More than 50 social work students took on community service projects on Saturday (Sept. 25), including a dozen students who cleaned up the Broadmoor neighborhood to help keep litter from ending up in Lake Pontchartrain.
The event was the first Day of Service held by the Tulane School of Social Work.
“This is something that I didn't know before, but cleaning up the streets of New Orleans has a lot to do with water cleanup because the litter that goes into the storm drains goes into the lake,” said social work student Lindsay Hamm. “They really want us to focus on the area between the sidewalk and the street to help reduce that pollution.”
By the end of their three-hour shift, the students filled more than eight heavy-duty trash bags with litter ranging from plastic bottles to paper products to food wrappers to car parts and screws. The group focused on the storm drains located on Napoleon Avenue and Toledano Streets between Claiborne Avenue and Earhart Boulevard. The students' work was part of the Lake Pontchartrain Basin Foundation's annual Beach Sweep.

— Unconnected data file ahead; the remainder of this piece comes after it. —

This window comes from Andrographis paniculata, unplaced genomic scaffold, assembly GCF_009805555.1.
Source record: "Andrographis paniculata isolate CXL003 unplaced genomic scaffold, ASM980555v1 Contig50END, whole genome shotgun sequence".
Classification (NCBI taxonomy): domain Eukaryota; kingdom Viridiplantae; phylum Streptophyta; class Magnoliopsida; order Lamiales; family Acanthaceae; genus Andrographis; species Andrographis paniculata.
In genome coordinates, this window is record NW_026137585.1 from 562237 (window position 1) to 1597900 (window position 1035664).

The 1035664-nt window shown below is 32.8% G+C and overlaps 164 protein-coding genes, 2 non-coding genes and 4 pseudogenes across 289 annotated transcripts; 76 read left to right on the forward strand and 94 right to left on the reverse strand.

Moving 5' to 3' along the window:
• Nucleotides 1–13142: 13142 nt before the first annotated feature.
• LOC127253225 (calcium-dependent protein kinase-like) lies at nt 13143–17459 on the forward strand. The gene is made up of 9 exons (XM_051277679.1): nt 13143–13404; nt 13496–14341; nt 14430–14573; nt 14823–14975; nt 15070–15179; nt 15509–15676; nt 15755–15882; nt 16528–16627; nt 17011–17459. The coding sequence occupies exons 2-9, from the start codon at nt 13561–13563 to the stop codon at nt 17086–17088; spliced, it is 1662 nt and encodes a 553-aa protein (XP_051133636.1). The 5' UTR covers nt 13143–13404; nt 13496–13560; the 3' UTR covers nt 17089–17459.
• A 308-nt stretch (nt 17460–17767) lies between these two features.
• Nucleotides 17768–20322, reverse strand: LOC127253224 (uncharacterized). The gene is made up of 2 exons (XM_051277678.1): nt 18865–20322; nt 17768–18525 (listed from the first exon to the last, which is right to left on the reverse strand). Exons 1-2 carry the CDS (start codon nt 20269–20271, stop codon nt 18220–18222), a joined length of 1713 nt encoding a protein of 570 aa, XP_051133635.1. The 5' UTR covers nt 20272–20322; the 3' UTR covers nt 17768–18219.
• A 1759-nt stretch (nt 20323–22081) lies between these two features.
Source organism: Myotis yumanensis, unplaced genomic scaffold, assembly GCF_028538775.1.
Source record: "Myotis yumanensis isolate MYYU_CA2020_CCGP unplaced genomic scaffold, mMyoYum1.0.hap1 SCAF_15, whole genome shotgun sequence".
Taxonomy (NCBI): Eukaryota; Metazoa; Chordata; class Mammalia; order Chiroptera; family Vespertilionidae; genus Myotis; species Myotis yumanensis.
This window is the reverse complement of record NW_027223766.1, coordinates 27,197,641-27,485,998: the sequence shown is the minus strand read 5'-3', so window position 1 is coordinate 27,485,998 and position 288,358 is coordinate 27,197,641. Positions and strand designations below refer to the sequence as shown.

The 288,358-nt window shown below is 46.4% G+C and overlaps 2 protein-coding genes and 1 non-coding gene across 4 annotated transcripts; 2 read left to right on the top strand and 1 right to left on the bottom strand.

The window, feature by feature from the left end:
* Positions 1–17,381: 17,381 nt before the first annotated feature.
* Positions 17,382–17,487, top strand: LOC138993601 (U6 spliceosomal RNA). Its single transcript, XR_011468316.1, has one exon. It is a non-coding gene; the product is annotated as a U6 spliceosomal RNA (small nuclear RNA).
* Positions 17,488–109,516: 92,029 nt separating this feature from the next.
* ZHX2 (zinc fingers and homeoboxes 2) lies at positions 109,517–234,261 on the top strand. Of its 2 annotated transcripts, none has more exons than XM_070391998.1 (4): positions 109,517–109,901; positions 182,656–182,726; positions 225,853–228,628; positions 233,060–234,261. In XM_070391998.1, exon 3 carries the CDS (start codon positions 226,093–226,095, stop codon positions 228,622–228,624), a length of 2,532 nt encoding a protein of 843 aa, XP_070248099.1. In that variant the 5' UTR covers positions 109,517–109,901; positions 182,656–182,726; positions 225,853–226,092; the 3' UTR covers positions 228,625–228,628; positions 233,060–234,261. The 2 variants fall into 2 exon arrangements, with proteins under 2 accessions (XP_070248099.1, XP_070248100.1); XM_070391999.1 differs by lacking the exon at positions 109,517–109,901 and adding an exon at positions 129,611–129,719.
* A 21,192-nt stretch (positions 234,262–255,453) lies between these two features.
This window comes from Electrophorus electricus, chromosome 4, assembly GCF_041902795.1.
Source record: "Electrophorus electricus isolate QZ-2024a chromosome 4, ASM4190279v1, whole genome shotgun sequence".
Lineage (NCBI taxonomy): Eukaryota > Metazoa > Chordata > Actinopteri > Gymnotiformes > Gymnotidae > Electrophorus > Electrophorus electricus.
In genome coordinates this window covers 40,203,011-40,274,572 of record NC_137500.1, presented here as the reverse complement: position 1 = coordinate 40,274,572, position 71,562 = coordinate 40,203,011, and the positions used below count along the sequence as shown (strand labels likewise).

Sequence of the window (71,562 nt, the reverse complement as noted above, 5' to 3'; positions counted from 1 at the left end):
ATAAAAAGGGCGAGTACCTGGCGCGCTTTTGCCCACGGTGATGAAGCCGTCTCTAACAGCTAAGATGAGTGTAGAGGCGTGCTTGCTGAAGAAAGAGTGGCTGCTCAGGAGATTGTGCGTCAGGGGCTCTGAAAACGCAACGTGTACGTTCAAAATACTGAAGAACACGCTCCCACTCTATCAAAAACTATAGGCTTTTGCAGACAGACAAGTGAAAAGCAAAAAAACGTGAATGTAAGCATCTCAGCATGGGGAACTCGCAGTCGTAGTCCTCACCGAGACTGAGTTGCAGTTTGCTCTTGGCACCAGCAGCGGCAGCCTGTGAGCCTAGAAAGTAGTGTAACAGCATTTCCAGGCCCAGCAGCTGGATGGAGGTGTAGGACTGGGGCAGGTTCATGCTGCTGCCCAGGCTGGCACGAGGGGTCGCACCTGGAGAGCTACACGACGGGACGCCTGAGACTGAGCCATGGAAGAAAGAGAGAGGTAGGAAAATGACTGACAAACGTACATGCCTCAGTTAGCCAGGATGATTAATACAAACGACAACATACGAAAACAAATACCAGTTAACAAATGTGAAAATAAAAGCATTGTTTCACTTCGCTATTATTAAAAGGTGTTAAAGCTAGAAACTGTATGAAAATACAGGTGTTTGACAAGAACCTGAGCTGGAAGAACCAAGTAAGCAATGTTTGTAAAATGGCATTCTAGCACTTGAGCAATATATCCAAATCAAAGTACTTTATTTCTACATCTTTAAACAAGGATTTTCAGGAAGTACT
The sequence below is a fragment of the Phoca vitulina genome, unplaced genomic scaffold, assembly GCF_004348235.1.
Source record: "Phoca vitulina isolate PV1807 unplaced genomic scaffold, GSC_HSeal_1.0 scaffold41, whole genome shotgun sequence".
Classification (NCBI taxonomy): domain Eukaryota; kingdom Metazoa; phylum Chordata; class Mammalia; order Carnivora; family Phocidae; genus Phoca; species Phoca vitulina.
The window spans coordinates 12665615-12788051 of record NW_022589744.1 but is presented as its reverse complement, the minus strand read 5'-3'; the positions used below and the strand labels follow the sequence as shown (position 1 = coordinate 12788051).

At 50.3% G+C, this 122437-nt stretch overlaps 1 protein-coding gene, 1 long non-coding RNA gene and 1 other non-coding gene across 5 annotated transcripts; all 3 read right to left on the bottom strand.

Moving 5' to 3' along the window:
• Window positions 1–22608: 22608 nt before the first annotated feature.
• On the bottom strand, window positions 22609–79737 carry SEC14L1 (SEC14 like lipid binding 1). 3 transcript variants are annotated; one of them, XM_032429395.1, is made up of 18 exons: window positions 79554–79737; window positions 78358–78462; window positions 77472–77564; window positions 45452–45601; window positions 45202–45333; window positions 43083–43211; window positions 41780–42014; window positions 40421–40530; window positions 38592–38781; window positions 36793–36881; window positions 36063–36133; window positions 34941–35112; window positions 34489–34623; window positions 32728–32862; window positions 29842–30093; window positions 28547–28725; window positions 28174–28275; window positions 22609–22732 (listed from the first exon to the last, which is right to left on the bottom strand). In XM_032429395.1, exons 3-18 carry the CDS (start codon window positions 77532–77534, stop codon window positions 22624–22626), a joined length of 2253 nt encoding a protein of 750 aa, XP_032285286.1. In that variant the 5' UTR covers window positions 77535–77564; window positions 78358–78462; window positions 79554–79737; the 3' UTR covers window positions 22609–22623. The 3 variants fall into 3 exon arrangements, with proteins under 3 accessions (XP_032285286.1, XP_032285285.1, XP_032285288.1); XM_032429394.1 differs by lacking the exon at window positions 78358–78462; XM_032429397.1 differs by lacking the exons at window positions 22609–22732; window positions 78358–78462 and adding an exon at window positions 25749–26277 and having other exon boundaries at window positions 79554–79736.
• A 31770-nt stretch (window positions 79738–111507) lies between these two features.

The service day was sponsored by the social work Student Government Association, and organizer Sam King said it was a way for students to bond while giving back to the community.
“As social work students, we're all working to improve the community,” King said. “The fourth-semester students are currently working in the community, and a lot of the first-semester students aren't from here and are just getting acclimated to the city, so this is a great opportunity for new students to get to know New Orleans.”
Students also worked with Save Our Cemeteries to pick up more than 40 bags of trash at Lafayette Cemetery No. 2 in Central City as well as with the NO/AIDS Task Force, where they assembled HIV and sexual health awareness kits to be distributed to New Orleans' high-risk and at-risk populations.
Joseph Halm is marketing/communications coordinator for the Tulane School of Social Work.